The Author


Why do so many Jewish-Canadians seem untroubled by the current Canadian government’s distancing itself from Israel and showing very little regard for the interests and concerns of its Jewish citizens?

By Henry Roth

There’s a federal election here in Canada this month, and despite Prime Minister Trudeau’s very spotty record (significant budget deficits, troubling economic indicators, trampled promises, jettisoning electoral reform, illegal efforts to subvert the course of justice, undercutting the energy industry, etc.), he is very likely to be re-elected, even if an entire scrapbook of pictures of him in blackface were to suddenly surface.

Perhaps some might argue that Trudeau’s path to re-election is facilitated by his weak opposition, but the leaders of the other major parties are at least as credible and accomplished as Trudeau, and their platforms are no more outlandish or unaffordable than the Liberal Party’s. So why do so many Canadians remain loyal to the Liberals regardless of the available options and despite their innumerable missteps and outright obfuscations?

And why do so many Jewish-Canadians seem untroubled by the current Canadian government’s distancing itself from Israel and showing very little regard for the interests and concerns of its Jewish citizens?

The answer to both questions essentially comes down to history and inertia. Most ‘liberal’ voters (and their parents before them) have opted for the Liberals ever since they were eligible to vote and they are intellectually incapable of recognizing that the party of their parents and of their own youth has mutated into an illiberal shadow of its formal self. And like the U.S., media in this country are overwhelmingly leftist in their orientation, meaning Canadians are routinely exposed to only one side of the political debate.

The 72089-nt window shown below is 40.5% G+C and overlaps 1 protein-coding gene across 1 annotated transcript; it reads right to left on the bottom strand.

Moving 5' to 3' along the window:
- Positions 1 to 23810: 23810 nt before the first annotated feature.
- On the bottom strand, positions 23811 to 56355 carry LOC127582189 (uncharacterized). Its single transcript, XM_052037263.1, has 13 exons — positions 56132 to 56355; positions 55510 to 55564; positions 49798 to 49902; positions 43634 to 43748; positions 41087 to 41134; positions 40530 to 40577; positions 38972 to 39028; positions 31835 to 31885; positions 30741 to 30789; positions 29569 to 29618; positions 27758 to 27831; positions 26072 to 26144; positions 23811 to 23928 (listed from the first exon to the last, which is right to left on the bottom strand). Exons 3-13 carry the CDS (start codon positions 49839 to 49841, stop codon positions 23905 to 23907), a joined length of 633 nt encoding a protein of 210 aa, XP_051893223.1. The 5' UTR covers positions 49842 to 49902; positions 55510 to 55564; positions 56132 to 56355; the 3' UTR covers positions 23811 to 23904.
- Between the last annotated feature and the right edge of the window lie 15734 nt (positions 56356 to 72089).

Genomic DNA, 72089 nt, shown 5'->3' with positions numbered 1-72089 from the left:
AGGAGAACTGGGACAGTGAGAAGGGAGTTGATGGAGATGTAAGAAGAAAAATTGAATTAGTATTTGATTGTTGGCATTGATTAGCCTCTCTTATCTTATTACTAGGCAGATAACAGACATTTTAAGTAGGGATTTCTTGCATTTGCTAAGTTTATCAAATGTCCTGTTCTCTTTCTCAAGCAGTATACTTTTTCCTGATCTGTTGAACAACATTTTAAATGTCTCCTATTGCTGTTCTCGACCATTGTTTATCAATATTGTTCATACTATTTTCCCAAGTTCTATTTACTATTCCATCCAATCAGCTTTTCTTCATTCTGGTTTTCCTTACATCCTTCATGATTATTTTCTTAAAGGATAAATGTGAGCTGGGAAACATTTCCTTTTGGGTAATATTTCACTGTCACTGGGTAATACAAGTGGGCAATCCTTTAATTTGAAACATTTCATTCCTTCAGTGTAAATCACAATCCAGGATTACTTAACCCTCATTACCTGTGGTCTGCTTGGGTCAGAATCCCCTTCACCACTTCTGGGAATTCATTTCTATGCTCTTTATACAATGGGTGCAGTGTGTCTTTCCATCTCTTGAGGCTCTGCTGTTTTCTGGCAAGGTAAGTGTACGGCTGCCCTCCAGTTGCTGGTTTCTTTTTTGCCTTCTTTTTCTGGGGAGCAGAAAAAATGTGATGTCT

Tragically, the one other partial explanation for Jews supporting parties who are hostile to Israel is that these Jews no longer view their Jewishness as being the primary component of their identity, and their generally leftist politics means they have to vilify Israel in order to be onside with their peers.

During the Stephen Harper era (2006-2015), Canadian support for Israel was robust and unwavering.

Today, under Justin Trudeau and the Liberal Party, Israel can no longer count on Canada’s vote at the United Nations (Canada has abstained on a number of anti-Israel resolutions); a member of the government tabled a bill formally condemning Islamophobia while ignoring real and growing threats against Jews and other recognizable minorities; the Prime Minister visited at least one mosque with proven ties to a designated Muslim terror group; the Liberals have reinstated generous cash transfers to Palestinian groups without any restrictions on payments to terrorists and without requirements for reform of an educational system that is virulently anti-Semitic; the government agreed that Israeli wines from Judea and Samaria could not be identified as coming from Israel; the government had no problem scheduling the election on a Jewish holiday; and finally, the Liberals had no problem nominating a Muslim cleric to be their candidate in a Montreal-area riding despite his repeated and well-publicized anti-Semitic social media postings (that candidacy was finally revoked due to intense media and opposition party criticism).

So I am making one last appeal to my fellow Jews in Canada: Justin Trudeau has shown himself to be no friend to Jews or to Israel. Yes, there are many other issues that matter in this election but even if you set aside Jewish interests, a strong case can be made to support conservative politicians who do not depend on the votes of so-called progressives whose agenda is largely at odds with Canadian values.

And for those Jewish voters who do care about the government’s actions on matters directly affecting the Jewish community and who recognize how critically important Israel’s well-being is to their own future welfare, please use your vote to express your solidarity with the Jewish people and the State of Israel.


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Article by Henry Roth

Henry Roth was born in Haifa and immigrated to Canada in the early 1950s. The son of Romanian Holocaust survivors, he has been married to Brenda for 43 years, is the father of two sons, Marc and David, the happy grandfather of Nicolas and a proud and loud Zionist.